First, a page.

For now, you're best off continuing to train by feel. Your body will limit you before you reach any danger zones with your heart. Also, in a gym your HR is likely to be considerably higher than outside as you have much less cooling available so your core temperature will go up.

  3. #3
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    Ah, I've known that formulas regarding exercise/the body are never accurate exactly, and I didn't take into consideration the temperature. This just worried me slightly, I've always thought I had a decent level of cardio-fitness and was taught that my BPM should have been lower for how I felt at the time. I guess I actually was closer to 80% than 95 as the formula isn't entirely accurate.

    Thanks for the info, I will certainly go by feel rather than HR percentages from now on. Appreciate the reply

  4. #4
    Senior Member garethzbarker's Avatar
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    I'm 37 and I've seen mine hit 210. HR training works for some of the best athletes in the world. Just try to find the right max.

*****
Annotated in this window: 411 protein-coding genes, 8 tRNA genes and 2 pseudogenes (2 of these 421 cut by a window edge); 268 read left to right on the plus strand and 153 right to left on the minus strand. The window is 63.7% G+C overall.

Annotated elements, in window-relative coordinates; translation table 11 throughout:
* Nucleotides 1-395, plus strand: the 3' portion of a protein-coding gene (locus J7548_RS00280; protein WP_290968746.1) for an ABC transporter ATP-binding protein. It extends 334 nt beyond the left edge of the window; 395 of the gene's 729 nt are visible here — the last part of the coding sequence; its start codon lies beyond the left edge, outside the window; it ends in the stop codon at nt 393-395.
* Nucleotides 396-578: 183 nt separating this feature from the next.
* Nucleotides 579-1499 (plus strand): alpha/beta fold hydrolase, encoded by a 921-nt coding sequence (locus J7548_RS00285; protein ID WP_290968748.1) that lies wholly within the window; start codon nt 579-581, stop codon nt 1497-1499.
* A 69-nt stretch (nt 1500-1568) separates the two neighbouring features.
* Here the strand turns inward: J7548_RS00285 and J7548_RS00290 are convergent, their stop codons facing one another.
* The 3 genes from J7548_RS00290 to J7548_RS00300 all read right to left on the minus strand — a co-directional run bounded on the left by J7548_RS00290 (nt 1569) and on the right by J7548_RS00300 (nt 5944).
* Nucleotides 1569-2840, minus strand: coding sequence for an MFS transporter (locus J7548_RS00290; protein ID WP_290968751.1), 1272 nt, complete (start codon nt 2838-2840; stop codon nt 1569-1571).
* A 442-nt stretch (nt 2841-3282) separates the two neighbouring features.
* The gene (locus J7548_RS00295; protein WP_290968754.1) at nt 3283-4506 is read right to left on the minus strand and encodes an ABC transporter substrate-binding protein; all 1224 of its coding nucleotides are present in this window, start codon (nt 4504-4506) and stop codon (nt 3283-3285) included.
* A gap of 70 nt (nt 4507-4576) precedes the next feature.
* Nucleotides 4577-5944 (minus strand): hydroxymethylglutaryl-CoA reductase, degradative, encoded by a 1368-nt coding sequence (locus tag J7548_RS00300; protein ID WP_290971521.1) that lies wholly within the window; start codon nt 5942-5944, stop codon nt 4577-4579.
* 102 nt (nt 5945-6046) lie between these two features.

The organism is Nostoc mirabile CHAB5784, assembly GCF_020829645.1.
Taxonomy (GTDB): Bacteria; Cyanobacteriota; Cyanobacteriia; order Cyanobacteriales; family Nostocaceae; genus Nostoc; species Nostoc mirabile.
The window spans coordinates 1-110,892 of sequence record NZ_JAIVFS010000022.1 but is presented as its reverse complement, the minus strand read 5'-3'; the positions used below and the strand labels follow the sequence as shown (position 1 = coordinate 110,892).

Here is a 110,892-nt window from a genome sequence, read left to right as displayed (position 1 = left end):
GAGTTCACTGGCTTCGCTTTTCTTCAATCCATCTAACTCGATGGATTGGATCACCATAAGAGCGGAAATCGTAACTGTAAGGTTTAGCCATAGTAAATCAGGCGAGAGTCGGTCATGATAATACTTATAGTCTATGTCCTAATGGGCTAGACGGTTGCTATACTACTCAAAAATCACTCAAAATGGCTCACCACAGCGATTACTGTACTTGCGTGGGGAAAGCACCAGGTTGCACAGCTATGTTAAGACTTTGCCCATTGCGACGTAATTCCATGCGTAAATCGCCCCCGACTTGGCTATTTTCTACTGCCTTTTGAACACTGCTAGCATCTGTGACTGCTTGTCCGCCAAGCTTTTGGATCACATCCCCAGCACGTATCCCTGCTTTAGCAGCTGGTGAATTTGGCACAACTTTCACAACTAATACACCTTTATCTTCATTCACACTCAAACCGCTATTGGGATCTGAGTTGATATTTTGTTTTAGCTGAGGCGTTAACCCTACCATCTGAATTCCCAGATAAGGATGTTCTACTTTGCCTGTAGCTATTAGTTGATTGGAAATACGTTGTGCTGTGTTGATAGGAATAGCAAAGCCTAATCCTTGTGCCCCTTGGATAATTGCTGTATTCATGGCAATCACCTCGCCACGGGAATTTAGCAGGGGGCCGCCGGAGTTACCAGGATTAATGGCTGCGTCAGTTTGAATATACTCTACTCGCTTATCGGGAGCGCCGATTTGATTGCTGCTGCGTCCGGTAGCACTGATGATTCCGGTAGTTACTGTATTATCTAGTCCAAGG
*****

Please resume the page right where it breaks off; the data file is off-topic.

5. #5
    Senior Member lsberrios1's Avatar
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    I really need to get up to date with zones. I guess it depends on the condition of your heart and how much punishment it can take but I went on a ride today and forgot my HRM. It was a 0.8 mile 8% average with a few spots going up to 14% and I went pretty much with all I had. At the end of the hill I was dizzy, feeling like I was going to throw up and that lasted a good 20 minutes further into the ride. Anybody could have sworn I was drunk because I was somewhat swerving down the road and pedaling like a ******. I guess I toped my max which usually is in the low 190's. I'm afraid this could damage my heart. I did, however, break my PR for various segments...
    Cat 6 going on PRO....

  6. #6